The United States is pressuring Zimbabwean President Emmerson Mnangagwa to implement electoral reforms as the South African country prepares for a crucial by-election in March.
Zimbabwe will hold 133 by-elections to fill the vacant National Assembly occupy local government seats after President Mnangagwa lifted a two-year suspension of elections due to Covid-19 earlier this month.
In 2023, Zimbabwe will hold general elections in which the 79-year-old leader will seek a second full candidacy tenure.
The US embassy in Harare says the post-Robert Mugabe administration failed to deliver on its promise to create an environment conducive to “free, fair and credible elections”.
She said she will use social media to urge Harare authorities to reform and ensure future elections are credible.
“Many continue to ask (the independence of the Zimbabwe Electoral Commission, ZEC ),” the embassy said on Twitter.
“(Electoral reform in Zimbabwe). s to allow the ZEC to carry out its constitutional mandate without political interference.
“To ensure the independence of the ZEC, electoral reform in Zimbabwe would allow the head of the ZEC to freely associate with political parties to meet and consult, contest the elections, and interference from outside agencies such as the Justice Department, Department of Home Affairs and the Cabinet.”
The US said it was also necessary for security forces to withdraw from Zimbabwe Keep away from electoral processes.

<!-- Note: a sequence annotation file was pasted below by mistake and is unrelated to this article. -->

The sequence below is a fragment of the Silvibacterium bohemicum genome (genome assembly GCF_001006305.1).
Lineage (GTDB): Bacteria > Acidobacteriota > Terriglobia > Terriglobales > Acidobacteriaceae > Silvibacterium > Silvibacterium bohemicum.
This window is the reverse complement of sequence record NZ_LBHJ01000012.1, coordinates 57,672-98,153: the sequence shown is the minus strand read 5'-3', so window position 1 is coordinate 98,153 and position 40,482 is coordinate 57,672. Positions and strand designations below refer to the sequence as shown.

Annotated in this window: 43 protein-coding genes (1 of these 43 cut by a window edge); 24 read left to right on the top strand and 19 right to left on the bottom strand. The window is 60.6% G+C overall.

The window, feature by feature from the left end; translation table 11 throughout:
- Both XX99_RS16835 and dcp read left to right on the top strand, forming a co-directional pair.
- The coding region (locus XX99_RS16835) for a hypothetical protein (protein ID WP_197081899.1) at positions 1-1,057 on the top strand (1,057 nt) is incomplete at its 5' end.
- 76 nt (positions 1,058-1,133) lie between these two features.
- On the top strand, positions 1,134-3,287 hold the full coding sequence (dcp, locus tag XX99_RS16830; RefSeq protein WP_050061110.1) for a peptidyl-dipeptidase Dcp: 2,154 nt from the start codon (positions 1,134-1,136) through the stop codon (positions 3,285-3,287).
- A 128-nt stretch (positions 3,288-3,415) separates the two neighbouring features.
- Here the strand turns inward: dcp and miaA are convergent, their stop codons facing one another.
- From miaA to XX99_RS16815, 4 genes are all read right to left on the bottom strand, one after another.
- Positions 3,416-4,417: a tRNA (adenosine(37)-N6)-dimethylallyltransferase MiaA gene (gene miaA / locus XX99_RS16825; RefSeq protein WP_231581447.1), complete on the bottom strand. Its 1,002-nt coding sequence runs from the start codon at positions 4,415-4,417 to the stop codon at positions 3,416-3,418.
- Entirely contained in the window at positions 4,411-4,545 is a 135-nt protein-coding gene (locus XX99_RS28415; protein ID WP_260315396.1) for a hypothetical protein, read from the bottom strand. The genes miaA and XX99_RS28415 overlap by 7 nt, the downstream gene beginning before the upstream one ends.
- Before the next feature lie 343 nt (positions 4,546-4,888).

“Zim’s constitution enshrines the principle of a (bipartisan Zimbabwe Defense Forces) subordinate to a civilian authority.
“Zimbabwe’s electoral reform means that the defense forces do not intimidate or interfere with electoral administration.
“Instead, they must protect the constitutional rights of all citizens.”
The American Embassy added: “Electoral reform in Zimbab we means the government will stop ordering traditional and local party leaders to use humanitarian aid to pressure citizens to vote for a particular election Government treats all people equally and fairly.
“Yet partisan distribution of humanitarian aid, agricultural inputs and other public services in exchange for votes continues.”
After the overthrow of Mr Mugabe, who ruled Zimbabwe for almost 40 years, the US claimed in 2017 that it would only restore normal relations with Harare after implementing electoral and political reforms.
President’s government Mnangagwa said the US embassy’s tweets were an interference in the country’s internal affairs.
“I just wonder how the US State Department would react or feel if the embassy of Zimbabwe in Washington would tweet about the US Army,” said government spokesman Nick Mangwana.
“Even if they were tweeting about actual reprehensible behavior in Iraq and Afghanistan. What’s good for the goose should be good for the gander.”
The US imposed sanctions on Zimbabwe nearly two decades after accusing the government of electoral fraud and human rights abuses.